When I chatted with Heather she mentioned that she had seen a river go from the bottom of a farm fence to completely engulfing the fence within 20 minutes, while the sun was shining. Yes this means that the rivers also fall pretty quick too, so always be prepared to wait one out. Gorges, narrow valleys and canyons are something to be especially weary of if there is bad weather in watersheds, as the river rises there is simply no-where to go to try and get to higher ground. Another consideration if in these areas is that they will often end in a set of rapids or a waterfall, neither are where you want to be in a high-flow.
Braided Rivers add risk, a braided river is a river of many channels with lots of “islands” of (generally rounded) river stones, often if you have to ford these rivers you go from island to island through the channels. Although all New Zealand rivers change, these rivers and channels can change from day to day. Due to the often rounded nature of the rocks and shingle in these channels they can literally move under your feet in these rivers. These rivers also usually have large watersheds and you can be in a 30 deg C day, yet it is still raining in the watersheds and flooding will occur in the “main river”. So in context of the rivers mentioned, a recent Te Araroa group took the decision to cross the Rangitata River, it took them 2 hours and this river is known to be in full flood with no channels showing within an hour. So essentially you could be half way across the river, finding yourself on a shrinking island of shifting river bed.
I asked Heather why she thought both international tourists and “non-bush” people can get themselves into trouble in our rivers. It was an interesting conversation, which confirmed a lot of my thoughts.
|Rangitata River in “normal” flow
|Rakaia River in “normal” flow
|Rakaia River in flood
I asked Heather for her “Top 3 Pointers and her main message about New Zealand Rivers while out “in the field” the following is her response.
“When coming across rivers:
1. always assess the river – is it safe to cross? Depth, how deep is it at the deepest in the crossing point. Am I comfortable with that depth? Speed/flow, how fast is it going? Faster than walking pace is too fast. How much force will it be at its swiftest? Remember flow is a combination of speed and depth so a deep slow flow may be ok but deep and fast is not. Can you see the bottom? If not is it in flood? If not how can you pick the path or know depth? What is the run out? ie what will happen if lose your footing? Waterfall, rapids .. or shallows or a nice slow pool?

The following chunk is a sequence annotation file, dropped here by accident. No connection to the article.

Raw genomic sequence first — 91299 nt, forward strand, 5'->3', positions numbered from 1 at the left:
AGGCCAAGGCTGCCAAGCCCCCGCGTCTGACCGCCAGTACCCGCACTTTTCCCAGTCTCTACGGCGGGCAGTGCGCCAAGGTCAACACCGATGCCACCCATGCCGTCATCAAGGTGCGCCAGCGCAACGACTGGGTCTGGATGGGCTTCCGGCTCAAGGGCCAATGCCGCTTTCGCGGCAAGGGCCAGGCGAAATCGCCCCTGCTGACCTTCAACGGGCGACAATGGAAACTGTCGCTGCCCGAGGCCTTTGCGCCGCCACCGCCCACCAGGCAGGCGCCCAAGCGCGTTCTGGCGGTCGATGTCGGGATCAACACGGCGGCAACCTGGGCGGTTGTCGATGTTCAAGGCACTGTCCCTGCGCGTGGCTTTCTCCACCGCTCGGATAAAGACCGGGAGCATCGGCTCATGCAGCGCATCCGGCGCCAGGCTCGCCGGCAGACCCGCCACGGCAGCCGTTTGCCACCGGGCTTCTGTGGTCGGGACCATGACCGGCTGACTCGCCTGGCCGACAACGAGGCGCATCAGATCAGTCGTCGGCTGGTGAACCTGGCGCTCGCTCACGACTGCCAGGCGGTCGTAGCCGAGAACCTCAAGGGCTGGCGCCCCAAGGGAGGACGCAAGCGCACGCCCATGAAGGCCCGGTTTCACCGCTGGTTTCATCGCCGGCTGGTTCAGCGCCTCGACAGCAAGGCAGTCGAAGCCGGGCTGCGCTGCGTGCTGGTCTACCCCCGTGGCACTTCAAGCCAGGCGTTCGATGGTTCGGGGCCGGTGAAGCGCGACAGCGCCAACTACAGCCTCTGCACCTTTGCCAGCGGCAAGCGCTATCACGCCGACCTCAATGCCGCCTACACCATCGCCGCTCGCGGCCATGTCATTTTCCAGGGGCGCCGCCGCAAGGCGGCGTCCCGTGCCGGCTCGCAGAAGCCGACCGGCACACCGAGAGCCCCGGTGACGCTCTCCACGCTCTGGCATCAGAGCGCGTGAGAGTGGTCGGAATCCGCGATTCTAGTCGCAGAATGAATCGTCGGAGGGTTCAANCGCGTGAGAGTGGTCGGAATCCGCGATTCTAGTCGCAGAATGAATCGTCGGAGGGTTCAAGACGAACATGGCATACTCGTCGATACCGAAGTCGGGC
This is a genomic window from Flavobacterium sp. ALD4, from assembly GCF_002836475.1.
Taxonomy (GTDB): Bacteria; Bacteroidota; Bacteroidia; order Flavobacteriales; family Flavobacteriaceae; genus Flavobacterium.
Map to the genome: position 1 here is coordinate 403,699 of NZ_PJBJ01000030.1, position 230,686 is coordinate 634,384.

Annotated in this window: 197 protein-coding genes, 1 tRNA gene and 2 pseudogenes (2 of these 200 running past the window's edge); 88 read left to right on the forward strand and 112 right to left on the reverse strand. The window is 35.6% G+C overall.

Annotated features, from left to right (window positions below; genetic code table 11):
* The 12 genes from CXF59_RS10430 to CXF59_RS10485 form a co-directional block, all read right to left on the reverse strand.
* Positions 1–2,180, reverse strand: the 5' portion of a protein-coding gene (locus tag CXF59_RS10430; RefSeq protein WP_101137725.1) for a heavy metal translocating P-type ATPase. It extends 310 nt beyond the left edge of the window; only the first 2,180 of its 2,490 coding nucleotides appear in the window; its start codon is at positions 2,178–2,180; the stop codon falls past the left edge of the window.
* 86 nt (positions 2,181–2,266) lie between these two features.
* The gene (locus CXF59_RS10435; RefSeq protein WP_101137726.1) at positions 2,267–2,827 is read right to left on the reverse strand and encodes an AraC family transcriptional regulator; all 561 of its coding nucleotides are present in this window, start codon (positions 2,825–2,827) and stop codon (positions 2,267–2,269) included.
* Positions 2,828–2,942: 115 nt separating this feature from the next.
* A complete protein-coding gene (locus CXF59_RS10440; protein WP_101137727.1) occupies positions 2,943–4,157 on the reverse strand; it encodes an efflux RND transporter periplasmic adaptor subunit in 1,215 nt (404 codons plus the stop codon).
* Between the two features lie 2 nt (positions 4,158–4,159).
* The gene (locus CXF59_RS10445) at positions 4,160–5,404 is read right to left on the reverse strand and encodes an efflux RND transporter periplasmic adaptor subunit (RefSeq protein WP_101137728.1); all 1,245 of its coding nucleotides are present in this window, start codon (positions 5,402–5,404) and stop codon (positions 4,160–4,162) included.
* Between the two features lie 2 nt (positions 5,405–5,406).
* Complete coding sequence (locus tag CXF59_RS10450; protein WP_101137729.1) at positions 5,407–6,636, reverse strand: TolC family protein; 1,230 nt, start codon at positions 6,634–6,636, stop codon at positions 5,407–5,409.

2. If it is safe to cross? Consider where to cross. This may not be at the official crossing point. Rivers change all the time and sometimes there is a better point, which may not be very far away. Even at a good crossing point. Take time to work out your line – how will you pass around big rocks for example. Understand hydrology eg the effects of rocks on water flow.
3. If the crossing is anything other than very easy then cross bind together as a group. If you are solo it is best to use a long strong stick to help you (taller than you, and strong enough to bear your full weight). Use this upstream as a third leg. Move only one of these 3 legs at a time.”
“Main message – if in doubt keep out. Remember there is no time you must cross a river. Wait it out if it is flooding or go back. Good planning means having shelter and enough food so you can wait it out. Have a torch so you can go back in the dark if necessary. Check the weather beforehand – maybe change your plans, different route, different time. Look at the map beforehand, what are your alternative routes if the rivers rise?”
|Land-based practice of “mutual support”|
Outdoor Training New Zealand offers River Safety courses (as well as other courses in outdoor safety), that cover both the theory and practical sessions on how to cross rivers and I highly recommend them to anyone planning to spend a significant time in the outdoors inNew Zealand. A full list of currently available courses and costs across the country can be found at: https://www.outdoortraining.nz/courses/courses.php
A huge thank you to Heather Grady for her time and expertise while I was researching for this blog!
Stay safe out there everyone! Remember to #thrivenotsurvive!